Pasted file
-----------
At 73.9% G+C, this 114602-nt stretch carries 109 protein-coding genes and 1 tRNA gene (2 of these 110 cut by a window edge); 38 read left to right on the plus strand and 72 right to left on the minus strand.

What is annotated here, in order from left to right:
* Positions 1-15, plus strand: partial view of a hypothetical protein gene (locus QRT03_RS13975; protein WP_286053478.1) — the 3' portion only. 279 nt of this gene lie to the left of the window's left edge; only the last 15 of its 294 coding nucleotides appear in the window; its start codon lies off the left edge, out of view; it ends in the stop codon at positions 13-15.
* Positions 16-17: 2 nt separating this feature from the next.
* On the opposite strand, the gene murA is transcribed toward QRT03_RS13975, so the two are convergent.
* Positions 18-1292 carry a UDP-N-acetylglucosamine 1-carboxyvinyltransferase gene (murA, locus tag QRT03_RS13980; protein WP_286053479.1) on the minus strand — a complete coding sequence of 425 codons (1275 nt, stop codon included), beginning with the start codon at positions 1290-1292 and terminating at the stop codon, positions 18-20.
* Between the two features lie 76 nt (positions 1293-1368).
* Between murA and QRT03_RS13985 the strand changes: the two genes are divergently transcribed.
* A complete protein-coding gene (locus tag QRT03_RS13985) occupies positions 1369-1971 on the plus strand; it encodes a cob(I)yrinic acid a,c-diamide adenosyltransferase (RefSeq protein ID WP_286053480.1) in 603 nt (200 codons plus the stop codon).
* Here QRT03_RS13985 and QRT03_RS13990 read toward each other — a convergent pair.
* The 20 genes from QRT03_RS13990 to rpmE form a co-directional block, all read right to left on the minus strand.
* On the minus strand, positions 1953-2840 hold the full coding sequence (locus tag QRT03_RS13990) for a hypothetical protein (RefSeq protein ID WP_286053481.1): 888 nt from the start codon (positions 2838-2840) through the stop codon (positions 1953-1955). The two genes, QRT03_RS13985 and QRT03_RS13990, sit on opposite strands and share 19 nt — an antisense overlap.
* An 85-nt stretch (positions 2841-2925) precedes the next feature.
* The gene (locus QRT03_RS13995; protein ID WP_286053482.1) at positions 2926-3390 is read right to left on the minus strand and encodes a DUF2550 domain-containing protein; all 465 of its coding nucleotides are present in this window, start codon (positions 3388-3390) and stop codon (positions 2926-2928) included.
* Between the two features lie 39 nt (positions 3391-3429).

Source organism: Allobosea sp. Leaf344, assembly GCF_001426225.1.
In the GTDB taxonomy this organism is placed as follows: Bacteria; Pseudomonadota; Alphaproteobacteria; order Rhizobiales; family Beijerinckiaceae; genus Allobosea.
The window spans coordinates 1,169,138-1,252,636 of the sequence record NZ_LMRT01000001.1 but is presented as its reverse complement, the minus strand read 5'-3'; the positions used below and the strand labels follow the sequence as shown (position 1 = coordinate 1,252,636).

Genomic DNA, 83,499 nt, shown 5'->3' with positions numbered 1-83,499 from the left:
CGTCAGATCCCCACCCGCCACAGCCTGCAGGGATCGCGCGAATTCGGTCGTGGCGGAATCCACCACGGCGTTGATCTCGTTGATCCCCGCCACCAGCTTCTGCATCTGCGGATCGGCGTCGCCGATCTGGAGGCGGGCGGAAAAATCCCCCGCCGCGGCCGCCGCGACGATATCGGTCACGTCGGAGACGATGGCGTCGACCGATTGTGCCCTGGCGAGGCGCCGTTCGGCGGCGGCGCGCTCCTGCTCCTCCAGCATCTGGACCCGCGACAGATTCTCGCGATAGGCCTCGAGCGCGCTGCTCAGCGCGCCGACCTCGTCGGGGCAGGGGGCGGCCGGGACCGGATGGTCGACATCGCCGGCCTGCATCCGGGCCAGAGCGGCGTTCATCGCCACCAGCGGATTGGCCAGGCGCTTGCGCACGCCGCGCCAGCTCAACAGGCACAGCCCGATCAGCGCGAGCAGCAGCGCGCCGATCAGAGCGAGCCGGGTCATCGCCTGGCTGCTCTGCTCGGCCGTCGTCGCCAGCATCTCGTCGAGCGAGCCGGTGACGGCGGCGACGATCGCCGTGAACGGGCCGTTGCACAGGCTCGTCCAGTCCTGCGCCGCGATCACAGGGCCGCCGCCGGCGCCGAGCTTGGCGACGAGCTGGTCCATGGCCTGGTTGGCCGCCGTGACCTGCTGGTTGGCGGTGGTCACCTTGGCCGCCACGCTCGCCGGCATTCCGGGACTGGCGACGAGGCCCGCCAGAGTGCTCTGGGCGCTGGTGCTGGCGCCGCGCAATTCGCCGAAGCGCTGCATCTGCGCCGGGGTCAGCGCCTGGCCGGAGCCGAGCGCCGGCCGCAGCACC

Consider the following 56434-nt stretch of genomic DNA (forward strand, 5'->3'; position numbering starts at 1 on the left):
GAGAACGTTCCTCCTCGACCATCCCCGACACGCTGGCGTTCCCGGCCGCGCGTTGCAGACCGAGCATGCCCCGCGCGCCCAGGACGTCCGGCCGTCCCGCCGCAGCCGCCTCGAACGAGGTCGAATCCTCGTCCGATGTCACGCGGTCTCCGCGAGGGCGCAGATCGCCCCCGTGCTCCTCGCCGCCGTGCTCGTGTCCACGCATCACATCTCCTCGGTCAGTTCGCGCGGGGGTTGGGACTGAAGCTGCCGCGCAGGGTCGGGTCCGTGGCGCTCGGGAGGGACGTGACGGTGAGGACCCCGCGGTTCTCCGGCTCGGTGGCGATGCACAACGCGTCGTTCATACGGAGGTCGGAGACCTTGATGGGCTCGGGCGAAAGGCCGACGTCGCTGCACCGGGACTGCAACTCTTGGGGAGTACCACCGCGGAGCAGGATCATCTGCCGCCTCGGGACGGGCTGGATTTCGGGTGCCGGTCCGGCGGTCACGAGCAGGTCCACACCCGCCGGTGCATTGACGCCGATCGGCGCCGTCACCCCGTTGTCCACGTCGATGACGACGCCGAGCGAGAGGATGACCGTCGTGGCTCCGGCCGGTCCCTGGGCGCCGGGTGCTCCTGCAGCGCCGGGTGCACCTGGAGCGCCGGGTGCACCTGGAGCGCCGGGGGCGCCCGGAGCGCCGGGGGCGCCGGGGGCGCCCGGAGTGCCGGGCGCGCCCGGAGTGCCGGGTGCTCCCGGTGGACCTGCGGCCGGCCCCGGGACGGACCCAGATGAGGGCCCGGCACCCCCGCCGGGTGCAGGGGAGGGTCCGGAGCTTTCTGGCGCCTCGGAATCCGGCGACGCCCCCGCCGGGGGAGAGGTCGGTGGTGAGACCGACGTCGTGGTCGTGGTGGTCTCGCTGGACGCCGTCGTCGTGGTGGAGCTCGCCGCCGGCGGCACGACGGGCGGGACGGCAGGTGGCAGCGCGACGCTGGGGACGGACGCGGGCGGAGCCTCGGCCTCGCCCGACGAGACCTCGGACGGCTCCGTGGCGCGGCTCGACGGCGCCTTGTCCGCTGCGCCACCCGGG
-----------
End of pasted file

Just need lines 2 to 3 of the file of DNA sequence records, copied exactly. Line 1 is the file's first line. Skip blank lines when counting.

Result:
What is annotated here, in order from left to right:
* Positions 1-15, plus strand: partial view of a hypothetical protein gene (locus QRT03_RS13975; protein WP_286053478.1) — the 3' portion only. 279 nt of this gene lie to the left of the window's left edge; only the last 15 of its 294 coding nucleotides appear in the window; its start codon lies off the left edge, out of view; it ends in the stop codon at positions 13-15.